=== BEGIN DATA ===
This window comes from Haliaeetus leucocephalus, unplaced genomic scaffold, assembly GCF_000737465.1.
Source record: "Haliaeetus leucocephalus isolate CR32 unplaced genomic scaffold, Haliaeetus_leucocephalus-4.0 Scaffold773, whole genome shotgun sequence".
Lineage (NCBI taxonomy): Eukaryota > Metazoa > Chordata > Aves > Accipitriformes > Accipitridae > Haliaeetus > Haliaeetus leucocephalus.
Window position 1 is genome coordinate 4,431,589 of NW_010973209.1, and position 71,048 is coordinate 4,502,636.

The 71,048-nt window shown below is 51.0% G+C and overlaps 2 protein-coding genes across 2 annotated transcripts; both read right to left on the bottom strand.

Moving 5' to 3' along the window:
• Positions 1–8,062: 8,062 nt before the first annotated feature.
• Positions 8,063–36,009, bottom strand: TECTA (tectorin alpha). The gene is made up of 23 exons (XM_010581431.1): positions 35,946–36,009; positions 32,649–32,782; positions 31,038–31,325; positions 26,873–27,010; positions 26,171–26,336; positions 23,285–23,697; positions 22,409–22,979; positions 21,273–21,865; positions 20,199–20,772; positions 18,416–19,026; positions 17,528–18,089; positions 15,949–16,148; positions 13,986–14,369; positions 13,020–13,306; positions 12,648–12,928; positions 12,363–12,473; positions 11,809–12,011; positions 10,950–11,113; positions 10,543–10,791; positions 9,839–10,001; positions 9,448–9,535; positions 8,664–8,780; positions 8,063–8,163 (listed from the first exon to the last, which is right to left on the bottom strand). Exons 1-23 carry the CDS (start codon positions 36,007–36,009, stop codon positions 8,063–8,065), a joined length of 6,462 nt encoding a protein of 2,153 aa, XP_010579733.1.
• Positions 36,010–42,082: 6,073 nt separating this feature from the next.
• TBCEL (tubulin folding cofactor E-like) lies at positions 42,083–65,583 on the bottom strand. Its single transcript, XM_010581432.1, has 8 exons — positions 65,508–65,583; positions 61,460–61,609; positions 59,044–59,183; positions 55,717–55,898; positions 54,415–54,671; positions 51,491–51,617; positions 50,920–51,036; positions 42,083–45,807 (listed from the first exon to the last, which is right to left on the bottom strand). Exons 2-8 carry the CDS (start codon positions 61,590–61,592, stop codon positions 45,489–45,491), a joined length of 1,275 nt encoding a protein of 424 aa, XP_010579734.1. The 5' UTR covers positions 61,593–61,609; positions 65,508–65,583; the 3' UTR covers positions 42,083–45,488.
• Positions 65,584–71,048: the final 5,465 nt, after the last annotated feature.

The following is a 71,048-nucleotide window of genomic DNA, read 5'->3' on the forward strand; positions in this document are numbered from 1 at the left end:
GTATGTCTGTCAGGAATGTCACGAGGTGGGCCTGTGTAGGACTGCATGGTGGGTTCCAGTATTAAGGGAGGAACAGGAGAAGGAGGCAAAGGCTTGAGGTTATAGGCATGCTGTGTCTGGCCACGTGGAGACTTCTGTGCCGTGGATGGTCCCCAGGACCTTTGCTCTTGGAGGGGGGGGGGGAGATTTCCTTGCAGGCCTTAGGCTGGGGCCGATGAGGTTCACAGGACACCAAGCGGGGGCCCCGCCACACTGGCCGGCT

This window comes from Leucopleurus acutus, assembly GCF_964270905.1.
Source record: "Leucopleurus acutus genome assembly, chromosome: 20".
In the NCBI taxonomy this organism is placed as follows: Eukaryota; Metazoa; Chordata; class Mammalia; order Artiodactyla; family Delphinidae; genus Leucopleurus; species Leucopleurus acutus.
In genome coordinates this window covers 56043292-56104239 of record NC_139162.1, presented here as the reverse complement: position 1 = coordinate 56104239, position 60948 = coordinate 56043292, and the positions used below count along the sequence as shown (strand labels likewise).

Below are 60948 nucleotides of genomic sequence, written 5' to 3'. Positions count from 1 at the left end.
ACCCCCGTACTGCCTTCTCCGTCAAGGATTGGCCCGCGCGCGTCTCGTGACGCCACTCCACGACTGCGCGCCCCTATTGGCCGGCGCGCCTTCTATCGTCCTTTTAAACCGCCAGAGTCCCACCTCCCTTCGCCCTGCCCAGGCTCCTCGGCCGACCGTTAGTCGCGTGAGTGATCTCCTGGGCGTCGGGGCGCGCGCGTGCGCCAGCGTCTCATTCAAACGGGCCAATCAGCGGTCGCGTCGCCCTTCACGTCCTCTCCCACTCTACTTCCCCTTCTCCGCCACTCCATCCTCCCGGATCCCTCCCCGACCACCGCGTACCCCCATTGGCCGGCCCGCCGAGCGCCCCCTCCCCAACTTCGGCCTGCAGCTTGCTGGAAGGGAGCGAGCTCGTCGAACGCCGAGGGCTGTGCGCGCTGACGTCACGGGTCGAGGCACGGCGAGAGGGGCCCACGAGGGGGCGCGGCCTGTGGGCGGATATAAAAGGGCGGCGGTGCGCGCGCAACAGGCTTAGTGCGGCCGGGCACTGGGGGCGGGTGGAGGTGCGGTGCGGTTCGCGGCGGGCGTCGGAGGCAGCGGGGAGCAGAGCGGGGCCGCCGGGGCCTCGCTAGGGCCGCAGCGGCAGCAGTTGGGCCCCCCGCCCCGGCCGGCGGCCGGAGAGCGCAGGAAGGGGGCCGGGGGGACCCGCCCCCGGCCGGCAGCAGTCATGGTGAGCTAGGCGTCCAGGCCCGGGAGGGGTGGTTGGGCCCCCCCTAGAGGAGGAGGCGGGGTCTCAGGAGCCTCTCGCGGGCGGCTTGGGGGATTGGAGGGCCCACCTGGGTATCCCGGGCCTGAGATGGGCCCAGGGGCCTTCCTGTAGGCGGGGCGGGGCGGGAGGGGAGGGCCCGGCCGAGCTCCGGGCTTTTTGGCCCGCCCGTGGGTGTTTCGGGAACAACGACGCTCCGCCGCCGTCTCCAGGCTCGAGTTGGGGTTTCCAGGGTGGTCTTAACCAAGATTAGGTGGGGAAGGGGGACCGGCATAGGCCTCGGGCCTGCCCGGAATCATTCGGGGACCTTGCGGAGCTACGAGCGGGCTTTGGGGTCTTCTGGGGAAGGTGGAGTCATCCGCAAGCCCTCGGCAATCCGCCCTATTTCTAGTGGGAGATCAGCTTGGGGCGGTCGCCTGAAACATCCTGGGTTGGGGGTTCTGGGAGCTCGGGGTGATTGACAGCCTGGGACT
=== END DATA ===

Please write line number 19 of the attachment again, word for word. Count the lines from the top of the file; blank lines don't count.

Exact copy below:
ACCCCCGTACTGCCTTCTCCGTCAAGGATTGGCCCGCGCGCGTCTCGTGACGCCACTCCACGACTGCGCGCCCCTATTGGCCGGCGCGCCTTCTATCGTCCTTTTAAACCGCCAGAGTCCCACCTCCCTTCGCCCTGCCCAGGCTCCTCGGCCGACCGTTAGTCGCGTGAGTGATCTCCTGGGCGTCGGGGCGCGCGCGTGCGCCAGCGTCTCATTCAAACGGGCCAATCAGCGGTCGCGTCGCCCTTCACGTCCTCTCCCACTCTACTTCCCCTTCTCCGCCACTCCATCCTCCCGGATCCCTCCCCGACCACCGCGTACCCCCATTGGCCGGCCCGCCGAGCGCCCCCTCCCCAACTTCGGCCTGCAGCTTGCTGGAAGGGAGCGAGCTCGTCGAACGCCGAGGGCTGTGCGCGCTGACGTCACGGGTCGAGGCACGGCGAGAGGGGCCCACGAGGGGGCGCGGCCTGTGGGCGGATATAAAAGGGCGGCGGTGCGCGCGCAACAGGCTTAGTGCGGCCGGGCACTGGGGGCGGGTGGAGGTGCGGTGCGGTTCGCGGCGGGCGTCGGAGGCAGCGGGGAGCAGAGCGGGGCCGCCGGGGCCTCGCTAGGGCCGCAGCGGCAGCAGTTGGGCCCCCCGCCCCGGCCGGCGGCCGGAGAGCGCAGGAAGGGGGCCGGGGGGACCCGCCCCCGGCCGGCAGCAGTCATGGTGAGCTAGGCGTCCAGGCCCGGGAGGGGTGGTTGGGCCCCCCCTAGAGGAGGAGGCGGGGTCTCAGGAGCCTCTCGCGGGCGGCTTGGGGGATTGGAGGGCCCACCTGGGTATCCCGGGCCTGAGATGGGCCCAGGGGCCTTCCTGTAGGCGGGGCGGGGCGGGAGGGGAGGGCCCGGCCGAGCTCCGGGCTTTTTGGCCCGCCCGTGGGTGTTTCGGGAACAACGACGCTCCGCCGCCGTCTCCAGGCTCGAGTTGGGGTTTCCAGGGTGGTCTTAACCAAGATTAGGTGGGGAAGGGGGACCGGCATAGGCCTCGGGCCTGCCCGGAATCATTCGGGGACCTTGCGGAGCTACGAGCGGGCTTTGGGGTCTTCTGGGGAAGGTGGAGTCATCCGCAAGCCCTCGGCAATCCGCCCTATTTCTAGTGGGAGATCAGCTTGGGGCGGTCGCCTGAAACATCCTGGGTTGGGGGTTCTGGGAGCTCGGGGTGATTGACAGCCTGGGACT